The Portage County Fair is closed to the public, leaving Confederate flag question hanging
‘Nothing is the same and this has been like planning for an event for the first time ever.’
The Portage County Fair Board recently announced the fair will be closed to the public this year, taking a more cautious approach than neighboring Summit County and putting off a decision on whether Confederate flags should be allowed for sale on the grounds.
On July 30, the board published its decision along with the strict public health standards that would be in place, including the regular disinfecting of barns and high-traffic areas. The board has asked for patience from participants, citing the unprecedented nature of planning a fair during a global pandemic.
“Nothing is the same and this has been like planning for an event for the first time ever,” the board said in a statement. “We will continue to work with direction from the Governor’s office and with our Health Department and Emergency Services.”
Those with animals in the fair who traditionally camped on the fairgrounds will be prohibited from doing so this year, and there will be a night barn watch instead.
This comes after an earlier decision in June to go forward with the junior fair, which consists of animal exhibits and showings. At the time, they had not yet reached a decision on whether to open to the public with rides and concessions.
Earlier this month, Summit County held a modified fair, canceling open class events for animals and art, but remaining open to the public, complete with rides and vendors. The fair was allowed to remain open even after Gov. Mike DeWine banned all large fairs across the state, allowing only Junior Fairs to be held. The order went into effect July 31.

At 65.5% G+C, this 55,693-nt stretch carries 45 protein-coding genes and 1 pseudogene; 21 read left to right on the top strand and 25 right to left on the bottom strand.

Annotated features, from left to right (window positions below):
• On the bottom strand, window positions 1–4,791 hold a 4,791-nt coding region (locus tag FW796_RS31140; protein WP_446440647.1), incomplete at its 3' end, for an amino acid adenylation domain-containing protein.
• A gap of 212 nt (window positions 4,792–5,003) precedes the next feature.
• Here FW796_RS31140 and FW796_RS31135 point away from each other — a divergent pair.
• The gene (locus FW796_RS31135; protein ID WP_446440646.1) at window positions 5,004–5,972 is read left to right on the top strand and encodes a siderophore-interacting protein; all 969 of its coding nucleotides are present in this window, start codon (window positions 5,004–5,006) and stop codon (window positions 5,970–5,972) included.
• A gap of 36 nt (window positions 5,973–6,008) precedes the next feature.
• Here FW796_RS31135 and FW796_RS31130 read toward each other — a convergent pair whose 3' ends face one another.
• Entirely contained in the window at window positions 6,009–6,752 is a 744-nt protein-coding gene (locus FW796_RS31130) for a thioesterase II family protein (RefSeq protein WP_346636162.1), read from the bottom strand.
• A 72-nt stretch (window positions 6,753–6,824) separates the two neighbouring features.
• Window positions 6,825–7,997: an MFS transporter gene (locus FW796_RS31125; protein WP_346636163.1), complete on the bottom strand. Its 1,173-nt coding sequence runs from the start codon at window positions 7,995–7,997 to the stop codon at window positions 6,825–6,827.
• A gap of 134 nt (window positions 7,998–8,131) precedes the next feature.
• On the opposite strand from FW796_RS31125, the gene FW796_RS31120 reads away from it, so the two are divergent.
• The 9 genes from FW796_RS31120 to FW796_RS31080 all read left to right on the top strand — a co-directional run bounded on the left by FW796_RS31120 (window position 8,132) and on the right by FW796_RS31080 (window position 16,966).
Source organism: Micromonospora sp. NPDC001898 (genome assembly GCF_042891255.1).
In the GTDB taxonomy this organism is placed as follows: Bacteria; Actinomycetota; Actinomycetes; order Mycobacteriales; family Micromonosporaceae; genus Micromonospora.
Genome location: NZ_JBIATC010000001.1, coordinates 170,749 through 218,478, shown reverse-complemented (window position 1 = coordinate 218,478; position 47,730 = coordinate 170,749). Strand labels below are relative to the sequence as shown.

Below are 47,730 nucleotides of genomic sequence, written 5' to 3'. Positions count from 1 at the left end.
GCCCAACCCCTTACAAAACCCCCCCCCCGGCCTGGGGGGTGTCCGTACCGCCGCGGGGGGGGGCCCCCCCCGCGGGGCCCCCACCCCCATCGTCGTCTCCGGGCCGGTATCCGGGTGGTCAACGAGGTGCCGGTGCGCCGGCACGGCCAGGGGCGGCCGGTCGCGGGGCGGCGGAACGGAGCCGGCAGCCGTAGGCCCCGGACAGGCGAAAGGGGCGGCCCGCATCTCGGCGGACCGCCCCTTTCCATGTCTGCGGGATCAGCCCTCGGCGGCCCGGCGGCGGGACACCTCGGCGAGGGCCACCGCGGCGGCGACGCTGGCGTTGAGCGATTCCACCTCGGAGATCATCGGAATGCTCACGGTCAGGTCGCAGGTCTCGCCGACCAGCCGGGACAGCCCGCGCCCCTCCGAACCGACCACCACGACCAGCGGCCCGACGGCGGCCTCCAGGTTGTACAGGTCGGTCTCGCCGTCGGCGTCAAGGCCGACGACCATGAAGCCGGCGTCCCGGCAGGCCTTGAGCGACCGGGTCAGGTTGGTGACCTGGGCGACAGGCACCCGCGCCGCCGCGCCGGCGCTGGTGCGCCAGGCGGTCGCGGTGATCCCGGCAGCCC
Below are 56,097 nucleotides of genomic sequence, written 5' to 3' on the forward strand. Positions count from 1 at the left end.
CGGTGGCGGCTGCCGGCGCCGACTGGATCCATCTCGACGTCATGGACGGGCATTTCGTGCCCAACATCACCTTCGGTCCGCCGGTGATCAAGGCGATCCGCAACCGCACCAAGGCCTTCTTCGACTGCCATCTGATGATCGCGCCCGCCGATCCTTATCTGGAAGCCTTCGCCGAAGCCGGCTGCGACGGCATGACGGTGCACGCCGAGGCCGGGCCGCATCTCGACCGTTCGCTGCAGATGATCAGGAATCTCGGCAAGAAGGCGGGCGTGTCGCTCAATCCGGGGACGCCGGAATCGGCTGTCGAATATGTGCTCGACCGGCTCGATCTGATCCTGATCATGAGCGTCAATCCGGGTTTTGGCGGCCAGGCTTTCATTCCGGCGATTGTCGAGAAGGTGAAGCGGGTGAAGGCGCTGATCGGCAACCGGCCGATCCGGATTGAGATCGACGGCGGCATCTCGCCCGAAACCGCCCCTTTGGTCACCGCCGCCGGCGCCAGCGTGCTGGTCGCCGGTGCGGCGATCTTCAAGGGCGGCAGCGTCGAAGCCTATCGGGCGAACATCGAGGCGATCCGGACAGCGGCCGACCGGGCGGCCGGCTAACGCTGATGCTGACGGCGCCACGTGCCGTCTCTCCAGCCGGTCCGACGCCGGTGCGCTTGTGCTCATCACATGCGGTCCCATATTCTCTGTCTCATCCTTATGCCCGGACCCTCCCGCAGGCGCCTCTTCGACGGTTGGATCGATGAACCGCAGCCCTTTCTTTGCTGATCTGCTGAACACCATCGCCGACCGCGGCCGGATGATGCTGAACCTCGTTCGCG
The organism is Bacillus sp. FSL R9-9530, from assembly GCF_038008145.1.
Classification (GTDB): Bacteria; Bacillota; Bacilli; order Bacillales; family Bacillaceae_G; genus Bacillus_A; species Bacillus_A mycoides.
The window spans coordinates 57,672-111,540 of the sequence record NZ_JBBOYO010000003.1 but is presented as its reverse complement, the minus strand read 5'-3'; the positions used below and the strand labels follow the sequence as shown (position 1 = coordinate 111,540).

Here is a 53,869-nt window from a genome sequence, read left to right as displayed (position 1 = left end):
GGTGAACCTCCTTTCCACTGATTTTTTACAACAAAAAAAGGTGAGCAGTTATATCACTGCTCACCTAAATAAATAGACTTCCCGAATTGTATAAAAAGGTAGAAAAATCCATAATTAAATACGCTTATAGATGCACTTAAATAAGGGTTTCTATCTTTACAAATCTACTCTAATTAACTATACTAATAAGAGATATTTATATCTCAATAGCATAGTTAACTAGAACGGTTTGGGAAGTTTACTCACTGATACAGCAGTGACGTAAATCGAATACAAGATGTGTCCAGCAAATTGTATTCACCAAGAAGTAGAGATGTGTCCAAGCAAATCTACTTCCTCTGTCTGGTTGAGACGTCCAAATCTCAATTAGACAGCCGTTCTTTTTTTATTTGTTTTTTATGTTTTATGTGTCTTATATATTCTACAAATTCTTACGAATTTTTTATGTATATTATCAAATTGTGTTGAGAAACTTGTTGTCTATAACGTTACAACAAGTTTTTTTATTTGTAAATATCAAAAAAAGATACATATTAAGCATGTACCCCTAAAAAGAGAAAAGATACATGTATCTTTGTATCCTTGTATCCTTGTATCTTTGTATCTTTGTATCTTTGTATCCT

In May, the Ohio State Fair, traditionally held at the end of July, was canceled.
The Portager attempted to interview members of the Portage fair board about the changes and a petition to ban the sale and display of the Confederate Battle Flag at the fair. We were directed to the board’s president, Tracey Koszalka, who did not return calls and an email for comment.
The petition, started by the Portage County Young Democrats, called on the fair to “ban the sale and display of the confederate battle flag at all fair events,” said Christopher Clevenger-Morris, president of the group. The petition gained over 300 signatures and was sent to the Portage County Senior Fair Board on July 29. The group did not receive a reply. The petition is still available on the Young Democrats’ website.
“While we understand that this issue is a controversial one to some, at the end of the day you’re talking about taking a stand against a clear symbol of racism in our community,” Clevenger-Morris said.